Category Archives: Windows Media Center

How to display Growl for Windows (CallerID info) alerts within Windows Media Center


I love me my Media Center.  We use it everyday as our main entertainment consumption (read: TV/Movie viewing) vehicle.  However, the HP Media Center m480n, despite many upgrades over time, suffers from from some serious shortcomings; random crashes, WinRot, inconsistent digital audio, and the killer for me, the inability to display HD Netflix streaming titles within MC.

Actually, it’s worse than that; it tries to display HD content within MC but fails miserably yet refuses to fail back to SD.  I could have tolerated it if there was a way to disable HD within the Netflix MC add-in but alas, there is not.  I was forced to use IE to watch Netflix HD streaming content and toggle the HD off.

This was a long way of saying that my frustration level finally exceeded my laziness and I built a replacement MCE machine.  Nothing fancy, in fact I built it from bits I had laying around from previous projects/consulting gigs (Intel DN2800MT, 80GB SSD, 2GB RAM, Win7 HomePrem, 1TB external USB drive).

Finally, To The Point
Growl logo
Growl logo

I use Growl for Windows to display the incoming CallerID information when a telephone call comes in.  I use it on all my desktop PCs and on the Media Center machine.  It works great with the standard bits on desktop machines but because Media Center takes over the display it would not work.  Google made short work of the problem by providing me a link to a solution.  Many thanks to Treas0on, whomever you are.

I have been using that code on my old machine for quite awhile and wanted it on the new one also.  I ran into a bit of trouble when I tried to run the install script for the Media Center add-in portion; it could not find gacutil.exe.  Gacutil is a bit of .NET mumbo-jumbo that is included with old versions (1.x, 2.x) of the framework but not the 4.x version I had installed on my new machine.  Not wanting to install the old versions simply to get that single utility I was able to find a source to download it.  I dropped it directly into the MCE-Install directory within C:\Windows\ehome.

Another key bit of info. that is missing from Treas0n’s original post is that you must run the install script with Administrator privileges.  Selecting ‘Run As Administrator’ didn’t seem to do it either so I manually started a CMD process as Administrator, cd’d over to C:\Windows\ehome\MCE-Install and ran it from there.  JOY!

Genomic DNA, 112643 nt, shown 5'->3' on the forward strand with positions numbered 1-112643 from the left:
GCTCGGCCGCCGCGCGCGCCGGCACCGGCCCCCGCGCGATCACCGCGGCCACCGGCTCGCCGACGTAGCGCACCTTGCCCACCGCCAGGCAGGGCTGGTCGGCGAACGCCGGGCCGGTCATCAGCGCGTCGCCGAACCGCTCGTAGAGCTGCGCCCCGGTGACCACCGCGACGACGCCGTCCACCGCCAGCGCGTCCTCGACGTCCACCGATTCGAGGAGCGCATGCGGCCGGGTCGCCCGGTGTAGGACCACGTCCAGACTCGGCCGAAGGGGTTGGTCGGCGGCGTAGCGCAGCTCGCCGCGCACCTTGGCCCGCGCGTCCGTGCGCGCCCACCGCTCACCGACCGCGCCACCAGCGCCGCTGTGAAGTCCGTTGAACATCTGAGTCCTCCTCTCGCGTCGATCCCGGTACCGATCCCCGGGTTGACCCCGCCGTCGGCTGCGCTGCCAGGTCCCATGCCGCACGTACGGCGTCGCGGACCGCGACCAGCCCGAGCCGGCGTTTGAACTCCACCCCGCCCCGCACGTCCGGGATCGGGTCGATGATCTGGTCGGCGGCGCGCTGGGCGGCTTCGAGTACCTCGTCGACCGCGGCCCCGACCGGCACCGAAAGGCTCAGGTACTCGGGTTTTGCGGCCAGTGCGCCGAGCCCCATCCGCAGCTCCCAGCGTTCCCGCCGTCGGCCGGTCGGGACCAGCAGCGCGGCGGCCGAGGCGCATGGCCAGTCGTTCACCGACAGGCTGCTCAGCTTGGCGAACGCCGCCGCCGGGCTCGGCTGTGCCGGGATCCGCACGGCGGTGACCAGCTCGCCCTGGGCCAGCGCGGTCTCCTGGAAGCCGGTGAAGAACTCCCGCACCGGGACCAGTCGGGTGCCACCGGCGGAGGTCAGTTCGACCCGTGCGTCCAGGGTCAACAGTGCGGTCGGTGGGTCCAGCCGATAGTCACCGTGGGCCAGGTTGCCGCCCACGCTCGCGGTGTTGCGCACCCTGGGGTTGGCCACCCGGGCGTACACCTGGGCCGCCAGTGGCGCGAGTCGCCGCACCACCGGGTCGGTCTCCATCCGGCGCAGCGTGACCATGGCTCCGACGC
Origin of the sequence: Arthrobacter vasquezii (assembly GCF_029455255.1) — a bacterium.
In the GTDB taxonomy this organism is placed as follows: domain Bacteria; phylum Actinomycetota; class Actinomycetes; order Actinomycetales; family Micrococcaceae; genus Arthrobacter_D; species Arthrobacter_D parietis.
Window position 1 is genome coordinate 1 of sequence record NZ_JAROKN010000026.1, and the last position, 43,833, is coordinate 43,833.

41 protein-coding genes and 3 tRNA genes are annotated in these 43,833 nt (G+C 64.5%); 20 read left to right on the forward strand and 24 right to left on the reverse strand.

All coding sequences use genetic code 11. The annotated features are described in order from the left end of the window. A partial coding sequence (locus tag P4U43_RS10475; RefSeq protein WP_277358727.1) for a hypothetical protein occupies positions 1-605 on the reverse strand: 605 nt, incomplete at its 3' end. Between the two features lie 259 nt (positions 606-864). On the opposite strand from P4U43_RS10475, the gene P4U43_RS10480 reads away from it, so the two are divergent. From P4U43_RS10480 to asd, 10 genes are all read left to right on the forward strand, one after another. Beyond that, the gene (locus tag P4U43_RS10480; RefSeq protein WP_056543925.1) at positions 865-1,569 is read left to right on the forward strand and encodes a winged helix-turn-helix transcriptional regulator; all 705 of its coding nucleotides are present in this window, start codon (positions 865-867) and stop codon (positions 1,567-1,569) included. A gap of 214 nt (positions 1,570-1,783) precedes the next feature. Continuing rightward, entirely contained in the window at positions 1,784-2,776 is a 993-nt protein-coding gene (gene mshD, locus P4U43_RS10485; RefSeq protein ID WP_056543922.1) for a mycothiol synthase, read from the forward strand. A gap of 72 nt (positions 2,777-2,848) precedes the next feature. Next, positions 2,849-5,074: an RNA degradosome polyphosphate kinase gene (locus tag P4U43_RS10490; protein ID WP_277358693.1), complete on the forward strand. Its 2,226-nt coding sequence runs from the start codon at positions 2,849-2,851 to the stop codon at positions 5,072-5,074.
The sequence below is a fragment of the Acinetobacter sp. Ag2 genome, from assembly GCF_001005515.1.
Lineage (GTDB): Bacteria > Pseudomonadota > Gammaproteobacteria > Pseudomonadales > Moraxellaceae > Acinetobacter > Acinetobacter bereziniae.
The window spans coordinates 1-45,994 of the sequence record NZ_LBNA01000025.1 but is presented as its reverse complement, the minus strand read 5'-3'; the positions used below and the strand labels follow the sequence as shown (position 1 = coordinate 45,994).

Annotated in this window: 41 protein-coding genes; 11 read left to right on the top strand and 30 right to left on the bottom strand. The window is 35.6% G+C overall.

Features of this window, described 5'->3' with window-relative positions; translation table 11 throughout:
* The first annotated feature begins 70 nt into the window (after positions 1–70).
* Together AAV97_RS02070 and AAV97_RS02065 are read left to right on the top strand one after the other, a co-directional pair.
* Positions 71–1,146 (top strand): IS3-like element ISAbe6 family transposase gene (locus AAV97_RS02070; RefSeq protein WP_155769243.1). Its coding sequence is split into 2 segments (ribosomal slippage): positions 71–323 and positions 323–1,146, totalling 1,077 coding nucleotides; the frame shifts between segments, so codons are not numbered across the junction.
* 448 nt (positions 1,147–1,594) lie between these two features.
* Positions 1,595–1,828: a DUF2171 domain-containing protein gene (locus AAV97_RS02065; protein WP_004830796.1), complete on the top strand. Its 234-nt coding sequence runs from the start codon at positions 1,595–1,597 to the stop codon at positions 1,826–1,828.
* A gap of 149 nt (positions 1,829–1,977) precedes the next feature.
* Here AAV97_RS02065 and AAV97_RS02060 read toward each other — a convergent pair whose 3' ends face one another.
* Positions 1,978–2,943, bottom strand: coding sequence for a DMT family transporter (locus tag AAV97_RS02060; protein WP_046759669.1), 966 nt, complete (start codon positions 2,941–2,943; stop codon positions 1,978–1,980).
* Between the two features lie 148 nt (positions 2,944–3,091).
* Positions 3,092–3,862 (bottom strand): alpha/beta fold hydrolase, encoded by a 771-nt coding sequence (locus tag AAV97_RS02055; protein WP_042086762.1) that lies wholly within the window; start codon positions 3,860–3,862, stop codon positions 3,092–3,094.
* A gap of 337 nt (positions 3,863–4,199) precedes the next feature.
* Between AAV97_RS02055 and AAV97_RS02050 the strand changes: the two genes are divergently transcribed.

Asterisk logo
Asterisk logo

For those of you wondering how I get the CallerID info. into a Growl notification I use a bit of custom code running on my Asterisk based home PBX.  What’s that you say?  You don’t have your own PBX running at your house?  It’s what all the cool geeks are doing these days.  😉

Netflix, or, “How not to change your business model.”

TechCrunch published a piece yesterday about the backlash to Netflix’s recent pricing changes.  This chart really brought it home for me.

With that single act, Netfix’s management brought the public’s perception of their company from rating higher than the next two competitors combined down to parity with the lowest sludge filled sub-basement level occupied by DirecTV.  DirecTV was formally owned by Rupert Murdoch’s News Corporation; <cough> a model of management efficiency and ethics if ever there was one <cough>.

Personally, Netflix is hanging by a thread in our household.  Their support for Windows Media Center, tenuous as it may be, is enough for me to keep the service for now.  If they should ever drop support for MCE I would drop Netflix quicker than you can say ‘cracked DVD’.

Change Windows XP user password via command line

I found myself needing to change the administrator’s password on my Windows XP machine today. I’ve used that account exactly twice; once to setup the machine and then to create the user account that I use every day. So no, I don’t remember the absurdly complex password I came up with 3 years ago when I built this machine.

Luckily, I’ve ignored my own advice and have granted admin privileges to my user account. Only users with admin privileges can change other users’ passwords. This method will also work to change your own password even if you don’t have admin privileges.

C:\net user administrator *
Type a password for the user: asifiwouldtellyou
Retype the password to confirm: asifiwouldtellyou
The command completed successfully.

You can also change it without being prompted (useful in scripts):

C:\net user administrator thenewpasswordgoeshere
The command completed successfully.